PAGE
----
Aftershocks from Tuesday's "8-magnitude" court ruling against campaign contribution limits are rearranging California's political landscape. Political consultants report that new, large campaign checks are being accepted and hastily deposited because of fears that Proposition 73 limits of $1,000 for each individual and $5,000 for each organization may be reinstated soon by a possible higher-court action to stay U.S. District Judge Lawrence K. Karlton's ruling.
The main beneficiary appears to be Democratic gubernatorial nominee Dianne Feinstein, who had only $645,000 in the bank in August, compared to Republican nominee Sen. Pete Wilson's $3.9 million. Feinstein was spending much of her time scrambling for $1,000 checks to keep her television spots on the air. The Feinstein campaign said yesterday that it has begun seeking contributions from organizations and individuals going beyond the old limits.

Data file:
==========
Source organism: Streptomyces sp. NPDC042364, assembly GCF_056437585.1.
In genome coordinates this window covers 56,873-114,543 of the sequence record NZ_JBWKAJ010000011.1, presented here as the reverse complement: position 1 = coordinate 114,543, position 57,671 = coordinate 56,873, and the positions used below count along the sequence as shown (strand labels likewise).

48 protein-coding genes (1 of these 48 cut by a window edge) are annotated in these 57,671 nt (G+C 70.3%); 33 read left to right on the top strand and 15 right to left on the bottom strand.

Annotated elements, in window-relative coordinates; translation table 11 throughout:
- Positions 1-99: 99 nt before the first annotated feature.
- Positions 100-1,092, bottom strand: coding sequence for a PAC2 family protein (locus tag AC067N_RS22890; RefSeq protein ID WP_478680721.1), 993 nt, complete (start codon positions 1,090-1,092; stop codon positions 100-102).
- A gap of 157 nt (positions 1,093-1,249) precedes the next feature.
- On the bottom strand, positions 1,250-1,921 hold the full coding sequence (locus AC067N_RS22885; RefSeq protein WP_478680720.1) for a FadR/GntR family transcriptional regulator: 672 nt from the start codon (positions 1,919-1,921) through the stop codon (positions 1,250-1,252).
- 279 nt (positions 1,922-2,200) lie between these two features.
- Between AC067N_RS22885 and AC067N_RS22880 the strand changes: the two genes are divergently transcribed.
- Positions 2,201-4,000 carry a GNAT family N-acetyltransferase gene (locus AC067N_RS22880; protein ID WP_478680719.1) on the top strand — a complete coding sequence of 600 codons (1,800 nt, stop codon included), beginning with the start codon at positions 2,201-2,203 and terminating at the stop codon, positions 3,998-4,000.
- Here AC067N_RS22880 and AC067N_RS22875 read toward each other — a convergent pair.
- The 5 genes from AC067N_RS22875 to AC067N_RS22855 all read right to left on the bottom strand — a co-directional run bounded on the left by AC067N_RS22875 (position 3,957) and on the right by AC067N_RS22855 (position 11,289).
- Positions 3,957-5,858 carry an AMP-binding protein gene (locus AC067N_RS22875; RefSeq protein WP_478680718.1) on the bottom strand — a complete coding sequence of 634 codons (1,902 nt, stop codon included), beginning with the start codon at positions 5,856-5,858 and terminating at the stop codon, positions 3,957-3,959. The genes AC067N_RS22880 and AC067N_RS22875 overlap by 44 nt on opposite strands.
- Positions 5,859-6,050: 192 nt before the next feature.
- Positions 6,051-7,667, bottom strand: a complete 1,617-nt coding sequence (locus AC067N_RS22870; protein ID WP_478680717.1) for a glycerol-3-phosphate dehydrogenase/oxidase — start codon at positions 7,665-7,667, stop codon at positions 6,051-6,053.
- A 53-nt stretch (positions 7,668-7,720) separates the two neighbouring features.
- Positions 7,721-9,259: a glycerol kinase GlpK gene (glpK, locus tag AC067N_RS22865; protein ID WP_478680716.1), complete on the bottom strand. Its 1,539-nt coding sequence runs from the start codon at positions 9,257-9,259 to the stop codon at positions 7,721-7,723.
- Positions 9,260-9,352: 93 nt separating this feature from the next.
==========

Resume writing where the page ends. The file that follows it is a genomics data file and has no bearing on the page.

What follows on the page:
The end to donor limits may help Republicans too. In one noticeable twist, the Democratic nominee for state treasurer, Kathleen Brown, stands to suffer even though it was her brother, former governor Edmund G. "Jerry" Brown Jr., who as state Democratic Party chairman pushed for the legal challenge to the limits.
Her $1.2 million bank account gave her an advantage over GOP nominee Thomas W. Hayes, the appointed incumbent, who had a mere $24,000. Although Hayes has called for restoration of the old limits, he, like other financial underdogs, is expected to go for large contributions to try to close the gap if the courts leave Karlton's decision in place.
Even Wilson, despite his complaints about Feinstein's "abandoning her principles," has indicated he will "fight fire with fire" if he has to. Bill Livingston, an aide to Wilson, said Wilson has a list of 85,000 contributors he can go back to immediately if the ruling stands.